Chickens are stupid and vicious; there’s a reason “bird-brained” is an insult. Chickens are the only creature I have known that will perch above their own water source and shit into it. We had to clean out our chickens’ water every day because we didn’t want them to die from drinking their own shit-water. The only creatures I have seen surpass chickens in stupidity are the turkeys who will look up with their mouths open when it rains and, consequently, drown.
Chickens are just as stupid as they are vicious. A few months after getting a group of layer chickens, we bought about fifty chickens destined for the table. They were adorable yellow fluff-balls, and we partitioned the chicken coop so that they would have a safe, warm place to grow. One morning we discovered a containment breach and about a dozen adorable yellow fluff-balls with precision holes pecked into the back of their heads.
One of the layer chickens had realized that these chicks were newcomers and had gone berserk. Apparently, this is common in chickens. So the next time you see a picture of a chicken, or visit a farm and think “how quaint and lovely they are in their habitat,” remember that they are descendants of dinosaurs and our only protection is their diminutive size.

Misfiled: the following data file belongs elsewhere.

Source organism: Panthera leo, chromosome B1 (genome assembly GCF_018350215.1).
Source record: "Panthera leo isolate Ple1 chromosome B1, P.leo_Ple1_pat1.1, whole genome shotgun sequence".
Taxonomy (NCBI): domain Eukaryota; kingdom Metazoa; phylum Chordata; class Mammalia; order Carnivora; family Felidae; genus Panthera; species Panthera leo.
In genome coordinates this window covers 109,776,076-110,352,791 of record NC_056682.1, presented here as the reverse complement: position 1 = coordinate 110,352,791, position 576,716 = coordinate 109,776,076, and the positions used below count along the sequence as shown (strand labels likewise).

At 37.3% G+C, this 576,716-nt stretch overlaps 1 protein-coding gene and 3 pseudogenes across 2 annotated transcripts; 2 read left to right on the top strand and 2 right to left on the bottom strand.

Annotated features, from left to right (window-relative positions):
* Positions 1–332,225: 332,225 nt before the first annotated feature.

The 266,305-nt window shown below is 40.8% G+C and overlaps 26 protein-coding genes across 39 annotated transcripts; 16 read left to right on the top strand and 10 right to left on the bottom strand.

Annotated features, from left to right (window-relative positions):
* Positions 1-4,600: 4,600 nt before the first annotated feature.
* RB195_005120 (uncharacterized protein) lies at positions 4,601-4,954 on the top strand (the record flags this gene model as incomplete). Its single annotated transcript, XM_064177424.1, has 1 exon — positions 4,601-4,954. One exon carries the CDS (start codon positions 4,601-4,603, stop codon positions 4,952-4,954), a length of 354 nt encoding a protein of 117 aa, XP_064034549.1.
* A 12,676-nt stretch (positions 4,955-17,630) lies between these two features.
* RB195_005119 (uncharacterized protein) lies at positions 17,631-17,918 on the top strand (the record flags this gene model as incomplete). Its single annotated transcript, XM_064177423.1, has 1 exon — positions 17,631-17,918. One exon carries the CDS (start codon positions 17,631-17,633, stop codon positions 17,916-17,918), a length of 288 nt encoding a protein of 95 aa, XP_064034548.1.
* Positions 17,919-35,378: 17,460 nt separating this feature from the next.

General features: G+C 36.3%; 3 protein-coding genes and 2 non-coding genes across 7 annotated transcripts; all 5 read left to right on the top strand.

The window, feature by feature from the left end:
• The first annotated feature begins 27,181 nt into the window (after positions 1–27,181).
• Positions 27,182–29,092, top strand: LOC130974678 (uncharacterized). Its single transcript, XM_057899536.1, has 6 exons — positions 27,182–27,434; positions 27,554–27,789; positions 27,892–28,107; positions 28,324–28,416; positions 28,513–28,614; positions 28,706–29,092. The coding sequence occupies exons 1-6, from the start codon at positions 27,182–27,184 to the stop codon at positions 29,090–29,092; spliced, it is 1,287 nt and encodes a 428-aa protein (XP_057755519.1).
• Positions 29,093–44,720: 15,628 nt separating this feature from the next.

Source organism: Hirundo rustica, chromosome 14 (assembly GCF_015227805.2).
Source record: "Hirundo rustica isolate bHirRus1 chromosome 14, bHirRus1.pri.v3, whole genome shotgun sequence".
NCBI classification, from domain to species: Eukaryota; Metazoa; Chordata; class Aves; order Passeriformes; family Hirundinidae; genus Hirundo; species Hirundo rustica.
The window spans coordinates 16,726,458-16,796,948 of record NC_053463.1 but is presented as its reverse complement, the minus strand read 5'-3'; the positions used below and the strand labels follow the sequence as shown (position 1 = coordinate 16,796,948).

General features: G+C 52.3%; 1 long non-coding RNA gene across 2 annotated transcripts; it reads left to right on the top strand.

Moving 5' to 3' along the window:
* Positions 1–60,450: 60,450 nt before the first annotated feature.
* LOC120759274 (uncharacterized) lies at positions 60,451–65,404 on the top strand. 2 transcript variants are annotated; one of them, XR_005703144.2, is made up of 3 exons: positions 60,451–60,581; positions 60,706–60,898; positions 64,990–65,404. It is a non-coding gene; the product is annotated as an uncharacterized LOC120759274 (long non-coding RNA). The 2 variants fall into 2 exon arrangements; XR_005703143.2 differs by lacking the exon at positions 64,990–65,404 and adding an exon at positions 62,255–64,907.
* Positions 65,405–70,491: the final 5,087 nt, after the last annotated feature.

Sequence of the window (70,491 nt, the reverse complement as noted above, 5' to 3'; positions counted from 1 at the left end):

So after we, and by we I mean my mom, had decided to get the fourteen little egg-laying dinosaurs, specifically Rhode Island Reds, my brother and I were often sent to collect the eggs. Now, if you know anything about layer chickens or have ever had any, you’ll immediately realize that fourteen egg producers is far too many for a family of four. A Rhode Island Red will lay about two-hundred and sixty eggs a year. That left us with about three-thousand six-hundred and forty eggs per year, or about ten eggs a day. Every egg-sized space in our refrigerator was filled with eggs.
We tried to sell them, but there must have been something about turning down a long, blind gravel drive in a remote area that gave potential customers pause since we had few clients. We would then end up giving them to neighbors. Eventually, my dad even resorted to passing them out at work. We had so many that in spite of our efforts some would go straight to the recycling heap. Even Joey got eggs ever so often.